Steroids – The good, the bad, and the ugly.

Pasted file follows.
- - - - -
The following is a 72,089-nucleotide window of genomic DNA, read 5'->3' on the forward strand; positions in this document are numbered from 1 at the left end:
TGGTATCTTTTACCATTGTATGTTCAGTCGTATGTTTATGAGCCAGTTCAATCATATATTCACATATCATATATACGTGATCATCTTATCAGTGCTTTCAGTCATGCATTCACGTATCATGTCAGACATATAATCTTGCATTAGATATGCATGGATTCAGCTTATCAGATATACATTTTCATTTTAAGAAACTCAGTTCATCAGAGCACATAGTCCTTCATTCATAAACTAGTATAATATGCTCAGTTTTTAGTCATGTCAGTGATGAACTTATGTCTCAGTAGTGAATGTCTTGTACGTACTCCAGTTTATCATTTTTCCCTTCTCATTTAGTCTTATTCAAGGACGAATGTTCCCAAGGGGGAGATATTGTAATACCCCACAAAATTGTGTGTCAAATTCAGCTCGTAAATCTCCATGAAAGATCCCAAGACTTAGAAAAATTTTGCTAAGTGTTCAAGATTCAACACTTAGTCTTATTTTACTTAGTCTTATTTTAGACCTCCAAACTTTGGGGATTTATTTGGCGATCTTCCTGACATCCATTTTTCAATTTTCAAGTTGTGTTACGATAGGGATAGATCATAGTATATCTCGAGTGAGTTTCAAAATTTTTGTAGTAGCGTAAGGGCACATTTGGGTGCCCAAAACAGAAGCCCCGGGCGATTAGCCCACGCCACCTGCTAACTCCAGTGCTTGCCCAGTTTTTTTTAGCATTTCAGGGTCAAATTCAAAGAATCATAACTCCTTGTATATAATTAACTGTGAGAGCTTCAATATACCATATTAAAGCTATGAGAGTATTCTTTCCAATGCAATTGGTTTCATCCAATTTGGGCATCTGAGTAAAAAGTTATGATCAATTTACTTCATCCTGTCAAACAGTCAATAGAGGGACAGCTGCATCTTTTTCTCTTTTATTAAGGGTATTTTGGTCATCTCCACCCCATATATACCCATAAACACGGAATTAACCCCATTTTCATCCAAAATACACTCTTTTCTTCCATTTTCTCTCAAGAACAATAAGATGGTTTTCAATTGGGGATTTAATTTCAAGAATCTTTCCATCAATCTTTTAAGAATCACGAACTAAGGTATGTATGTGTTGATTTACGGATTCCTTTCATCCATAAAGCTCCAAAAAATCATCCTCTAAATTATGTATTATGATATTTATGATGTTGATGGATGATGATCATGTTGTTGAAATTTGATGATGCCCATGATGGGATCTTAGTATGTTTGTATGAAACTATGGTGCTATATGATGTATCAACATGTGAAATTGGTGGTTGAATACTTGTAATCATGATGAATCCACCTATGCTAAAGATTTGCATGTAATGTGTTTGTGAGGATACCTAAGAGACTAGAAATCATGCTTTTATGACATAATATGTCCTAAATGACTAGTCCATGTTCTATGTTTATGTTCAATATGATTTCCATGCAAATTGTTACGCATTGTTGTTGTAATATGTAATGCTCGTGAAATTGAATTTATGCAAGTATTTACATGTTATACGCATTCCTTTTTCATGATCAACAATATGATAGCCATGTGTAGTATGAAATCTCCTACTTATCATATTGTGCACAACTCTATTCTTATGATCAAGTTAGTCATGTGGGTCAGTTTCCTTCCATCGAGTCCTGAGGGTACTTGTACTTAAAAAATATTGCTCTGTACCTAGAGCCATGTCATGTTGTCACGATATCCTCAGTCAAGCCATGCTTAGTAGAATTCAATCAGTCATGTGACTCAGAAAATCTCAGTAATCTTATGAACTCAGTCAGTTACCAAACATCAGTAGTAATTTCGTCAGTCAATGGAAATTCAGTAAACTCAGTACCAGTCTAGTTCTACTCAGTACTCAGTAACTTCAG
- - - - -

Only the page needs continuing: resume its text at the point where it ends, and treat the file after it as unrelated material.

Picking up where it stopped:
108So, further to being really, really ill in hospital twice with pneumonia, (if you want more information about that see my blog SODIUM DEFICIENCY AND MY TIME IN AN HALLUCINATORY WENDY HOUSE) I was, shall we say, somewhat ropy. I had been bedridden for a while and this particularly affected my leg muscle, to the point where I didn’t have much muscle left. Just getting up to go to the toilet was a mission, unfortunately, for now, it still is. When they let me out of hospital I was exhausted, to the point where I genuinely felt at times like I was dying.  As I stubbornly worked my way to recovery and attempted to rebuild my lost muscles, I was informed with the unwelcome news that my brain tumour, that had been dormant for 8 years, was making a comeback. This led to me being put on steroids, 2mg of Dexamethasone to be precise, in order to tone down the swelling of the tumour. This initially made me feel somewhat better, I was still able to sleep and had much more energy. Various issues I’d been battling with calmed down, e.g my swallowing problems, my walking ability (partially), acid reflux problems, etc. But, after a few weeks I realised that my legs weren’t improving, I was still walking like a penguin and falling all over the place, albeit I had more energy to walk like a penguin, but the penguin styled walk didn’t seem to be going away. To top it off I then developed insomnia, which made any progress even more difficult. Knowing that steroids can have a negative impact on the body, I did some research and, lo and behold, was dealt with the information that corticosteroids were not just associated with insomnia (which I already knew) but also with muscle loss and weakness, particularly leg muscle. On the direction of my Neuro Oncologist I began reducing the dose, again this was easier said than done as you will find, if you google it, that reducing corticosteroids, once it gets to a lower dose, is a bloody nightmare. I stubbornly continued on my mission to lower the amount I was taking each day, and eventually got down to 0.5mg. That was when it really hit me, I felt like I was back to where I’d started, I was knackered, developed urinary retention, my swallowing got much worse and, to top it off, I wasn’t sleeping any better. It was at this point that the tumour (which had stabilised) started to be naughty again and I was persuaded to go back up to 1mg. On seeing my Neuro surgeon, and turning up to the appointment in a wheel chair, I raised my concerns about my leg muscle and was told that the answer might be to change the steroid to another type. I was thus put on 5mg of Prednisolone (equivalent, I found out, to 0.75mg of Dexamethasone). Prednisolone has a much lesser biological half life than Dexamethasone and is much less potent. After a few days I felt like a mess, and decided to take 10mg (2 tablets). This was a bit mischievous on my part as I did not consult any medical practitioners before doing so (slap on wrist), but I knew that their response would probably be to go back on the Dex, and I didn’t want to do that, knowing that I had a better chance of sleeping and regaining my muscle on the new meds. Now my neurologist knows and approves of me going up a dose, I’ve had to go up again, further to swallowing still being rubbish. I’m sleeping a bit better (surely getting more sleep is pretty crucial to an improvement) and my legs might, I say might, be getting a bit stronger – it’s early days yet – but am slowly recovering I hope – sometimes I feel so rubbish it’s difficult to tell. I still feel knackered and the hiccups I started getting when I reduced the Dex to 0.5mg are still present, although less so today. Are the issues due to Dex withdrawal and the steroid change, or tumour growth? Or, are my swallowing issues due to increased acid reflux, further to the steroid change? Is this just a period of time I’ve got to get through in order to improve the future? Who knows. I just know that I am better off long term on the Prednisolone, if the swallowing symptoms and my loss of appetite improves. If not, it’s back on the Dex I guess. It’s been a week, so let’s see what happens.


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